Have you ever noticed that there is no grey in American politics? Everything is in stark contrast. Everything is defined within strict parameters. As President Bush so famously said: “You’re either for us or against us.”
This unfortunate dichotomy has once again taken center stage with the publication of racially-charged statements by Jeremiah Wright, Barack Obama’s pastor.
Rex Murphy had a very good column in The Globe and Mail this past Saturday about this week’s events, including Obama’s incredible speech on racial politics in the United States. You owe it to yourself to read his speech. I posted a small section of it a couple of days ago, but you have to read it in its entirety. It’s a significant speech that will probably become more significant as time passes – hopefully.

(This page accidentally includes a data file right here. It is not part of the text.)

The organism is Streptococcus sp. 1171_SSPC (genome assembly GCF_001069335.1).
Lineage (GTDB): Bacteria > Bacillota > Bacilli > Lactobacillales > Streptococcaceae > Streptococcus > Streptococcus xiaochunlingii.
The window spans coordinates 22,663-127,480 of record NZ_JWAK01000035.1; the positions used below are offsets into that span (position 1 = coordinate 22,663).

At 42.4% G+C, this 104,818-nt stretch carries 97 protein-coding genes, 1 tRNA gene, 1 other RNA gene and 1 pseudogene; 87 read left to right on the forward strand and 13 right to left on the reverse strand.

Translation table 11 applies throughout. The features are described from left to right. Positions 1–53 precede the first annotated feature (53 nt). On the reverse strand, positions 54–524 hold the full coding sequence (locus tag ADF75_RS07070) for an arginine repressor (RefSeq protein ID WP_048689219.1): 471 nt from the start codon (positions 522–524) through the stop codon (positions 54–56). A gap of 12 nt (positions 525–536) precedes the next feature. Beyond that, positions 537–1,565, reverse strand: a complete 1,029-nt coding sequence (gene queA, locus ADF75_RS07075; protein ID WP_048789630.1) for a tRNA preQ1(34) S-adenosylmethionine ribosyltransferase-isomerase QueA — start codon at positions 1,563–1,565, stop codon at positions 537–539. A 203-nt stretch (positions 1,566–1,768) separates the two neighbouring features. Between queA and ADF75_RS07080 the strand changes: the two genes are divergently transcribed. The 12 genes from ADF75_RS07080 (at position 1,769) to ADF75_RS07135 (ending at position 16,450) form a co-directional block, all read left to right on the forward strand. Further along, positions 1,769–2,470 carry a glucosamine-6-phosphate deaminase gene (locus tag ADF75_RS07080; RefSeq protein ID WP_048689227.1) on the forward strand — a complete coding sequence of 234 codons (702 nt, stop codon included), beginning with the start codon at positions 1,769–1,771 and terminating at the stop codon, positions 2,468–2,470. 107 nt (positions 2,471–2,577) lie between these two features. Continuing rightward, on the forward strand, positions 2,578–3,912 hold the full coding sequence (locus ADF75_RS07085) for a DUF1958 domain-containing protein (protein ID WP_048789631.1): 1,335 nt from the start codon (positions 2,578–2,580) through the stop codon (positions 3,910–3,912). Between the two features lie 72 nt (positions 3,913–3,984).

Basically Murphy contends that for the past year or so, Obama has been able to ‘transcend’ race. He was able to gather support from all corners of America, creating a movement united for change. But that has completely changed in the past couple of weeks. Now the politics of race has taken center stage; or as Murphy says, “so must for postracial politics.”
Previously, Obama’s biggest racial criticism were whether or not he was ‘black’ enough because his mother is white. Now he is considered black, but one who must once again prove he is ‘good enough’ to win the White House. What an incredible about-face considering his past momentum.
Racism continues to deeply divide America, even in the 21st century. And we are foolish to think that Canada is not the same.
I just hope Murphy’s last sentence does not come true:
If Barack Obama can honestly turn this moment not to his own, but to his country’s advantage, he will deserve the presidency.
If he can not, this once so promising campaign will leave scars on American politics on the matter of race not seen since the turbulent days of the civil rights movement.